If this is God’s condition of answered prayer, children of God should make up their mind before they pray that they are going to stick to what they ask of God until they get an answer. Then their prayers will be answered. But many times when the answer doesn’t come immediately, they decide that it is not the will of God or that it might not have been best for them to receive an answer. A few failures like this will soon make them form a habit that causes failure in almost every prayer that is prayed.
Since it was Satan (through the serpent) who raised the first doubt in man (Genesis 3:1), we should recognize that all doubts are of the devil. To out an end to doubting, we should resist the devil and he will flee from us (James 4:7). “The way to answered prayer then becomes clear, and it is the duty of each individual to see that he masters all doubt and demons and cooperates with God’s Word with all his heart” (Dake, page 181).

2. Addition to and Misquoting God’s Word
Until all doubt is cleansed from the believer’s life, there will be some addition to and misquoting of God’s Word. However if immediate answers to all prayers are his goal, he must never add one thing to God’s Word or take one thing from it. He must learn to take every statement of God as it is written and practice it to the letter.

3. Contradiction of God’s Word
Not only must one never doubt, add to, or take away from God’s Word, but if he wants God to honour him enough to answer prayer he must never try to make God a liar by contradicting His Word. One can afford to contradict theories of men concerning God’s Word, but he cannot afford to contradict what is plainly written. “Our motto should be, ‘The Bible States It; I Believe It; That Settles It’ (Dake, page 182).

4. Misinterpretation of God’s Word
The next step in retracing our steps from the Fall is to stop misinterpreting God’s Word. It is impossible to misinterpret what is written if one will take at face value what is plainly written. If God’s Word is taken just as it is, a solid unshakeable faith will be created.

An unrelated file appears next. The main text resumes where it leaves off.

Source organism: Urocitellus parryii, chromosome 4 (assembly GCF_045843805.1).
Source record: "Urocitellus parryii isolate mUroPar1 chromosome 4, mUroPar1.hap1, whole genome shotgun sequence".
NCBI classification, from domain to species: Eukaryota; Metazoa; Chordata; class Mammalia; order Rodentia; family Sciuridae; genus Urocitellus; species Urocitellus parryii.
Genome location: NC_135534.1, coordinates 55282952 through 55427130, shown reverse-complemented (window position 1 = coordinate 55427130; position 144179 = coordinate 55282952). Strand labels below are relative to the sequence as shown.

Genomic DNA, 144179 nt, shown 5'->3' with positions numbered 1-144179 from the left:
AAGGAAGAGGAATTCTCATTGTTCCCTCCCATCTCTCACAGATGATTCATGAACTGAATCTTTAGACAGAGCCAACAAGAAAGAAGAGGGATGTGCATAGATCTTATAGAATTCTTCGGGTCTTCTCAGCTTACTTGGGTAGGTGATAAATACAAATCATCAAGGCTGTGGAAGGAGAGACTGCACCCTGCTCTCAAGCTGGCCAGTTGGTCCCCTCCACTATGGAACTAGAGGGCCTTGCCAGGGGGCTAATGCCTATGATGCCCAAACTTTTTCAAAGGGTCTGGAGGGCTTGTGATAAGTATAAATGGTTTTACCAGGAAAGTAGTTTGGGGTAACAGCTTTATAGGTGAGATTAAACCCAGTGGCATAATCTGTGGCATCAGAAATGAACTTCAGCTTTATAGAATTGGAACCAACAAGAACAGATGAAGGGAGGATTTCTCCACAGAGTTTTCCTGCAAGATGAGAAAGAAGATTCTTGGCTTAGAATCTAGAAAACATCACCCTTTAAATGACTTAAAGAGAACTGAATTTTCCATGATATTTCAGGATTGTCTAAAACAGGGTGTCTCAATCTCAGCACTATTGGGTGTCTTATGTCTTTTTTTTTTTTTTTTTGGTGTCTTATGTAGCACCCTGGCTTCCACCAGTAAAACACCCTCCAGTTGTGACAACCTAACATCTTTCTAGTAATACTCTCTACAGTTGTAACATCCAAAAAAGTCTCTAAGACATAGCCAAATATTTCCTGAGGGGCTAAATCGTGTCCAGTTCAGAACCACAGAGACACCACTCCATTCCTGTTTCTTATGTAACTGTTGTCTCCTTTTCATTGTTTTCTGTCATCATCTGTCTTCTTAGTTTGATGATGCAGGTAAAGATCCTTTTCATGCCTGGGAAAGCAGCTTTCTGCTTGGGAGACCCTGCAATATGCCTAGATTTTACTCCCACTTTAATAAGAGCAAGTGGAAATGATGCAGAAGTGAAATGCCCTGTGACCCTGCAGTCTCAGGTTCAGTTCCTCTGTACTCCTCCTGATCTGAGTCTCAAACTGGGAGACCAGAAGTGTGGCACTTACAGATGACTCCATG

5. Temptation to Transgress God’s Word
If one transgresses the Word of God concerning open sin, he becomes an open sinner and incurs the death penalty. Likewise if one doubts the Word of God regarding His promises, he cannot get the things for which he prays. [Dake quotes several Bible passages that express the law of faith and several that describe Jesus’ rebuking the disciples when they doubted.]
There are only two times when Christ marvelled at men. The first time he marvelled at the faith of a centurion (Matthew 8:5-13), and the second time he marvelled at the unbelief of his hometown people (Mark 6:1-6). “Evidently, the greatest mystery to Him is that men do not believe Him after having more than His Word, as the centurion did” (Dake, page 184).

6. Transgression of God’s Word
[Dake repeats the idea of the first two sentences of 5 above.] “(Faith) is the all-inclusive condition of answered prayer.… All one has to do is to get into Christ and meditate on the Word of God until his heart becomes full of His promises, and then ask in faith nothing wavering, and it shall be done” (Dake, page 184).

Providence — God’s Promises for the Needs of Man

This morning my family and I finished our study of “God’s free and abundant promises for the needs of man,” the third of the six parts in Lesson 10: Providence: God’s Plan for the Needs of Man of Finis Jennings Dake’s God’s Plan for Man (Lawrence, Georgia: Dake Publishing, 1949), which we’re studying in our after breakfast Bible reading time.

Dake opens by stating that his purpose is “to disprove the false and nonsensical theories of many modern churches that it is God’s will for His children to suffer disease, sickness, poverty, and lack every good thing in life so as to keep them humble and continue saved to the end.” He claims that instead “God created man that he might be prosperous, healthy, successful, happy, wise, and blessed with all the good things that he could wish for in this life” (Dake, page 167-68).
Conceding that some people backslide when they prosper (because of their putting their prosperity ahead of God?), Dake observes that they would backslide anyway and cautions, “So if a few do backslide when God blesses them with prosperity, let us not lose faith in the abundant love and providence of God” and “Stay saved and use prosperity wisely to help others and God will bless you in greater abundance” (Dake, page 168).
Next Dake gives almost four pages of Bible passages in support of his claim that it is God’s will for man to be blessed. Below I’ll give a few of those texts. (I’ll give them from the KJV, which Dake quotes from, and italicise the phrases which Dake italicises.) He closes by asserting, “The only thing that will hinder you from getting what you want is your unbelief” (Dake, page 172), and appealing to believers to cooperate with God to receive blessings from Him.

“Only be thou strong and very courageous, that thou mayest observe to do according to all the law…turn not from it to the right hand or to the left, that thou mayest prosper whithersoever thou goest.…thou shalt meditate therein day and night, that thou mayest observe to do according to all that is written therein: for then thou shalt make thy way prosperous, and then thou shalt have good success” (Josh. 1:7-8). [Dake also quotes 1 Sam. 2:7-8; 1 Ki. 2:3-4; 1 Chron. 29:12; Ezra 8:22; Job 36:11; Ps. 1:1-3.]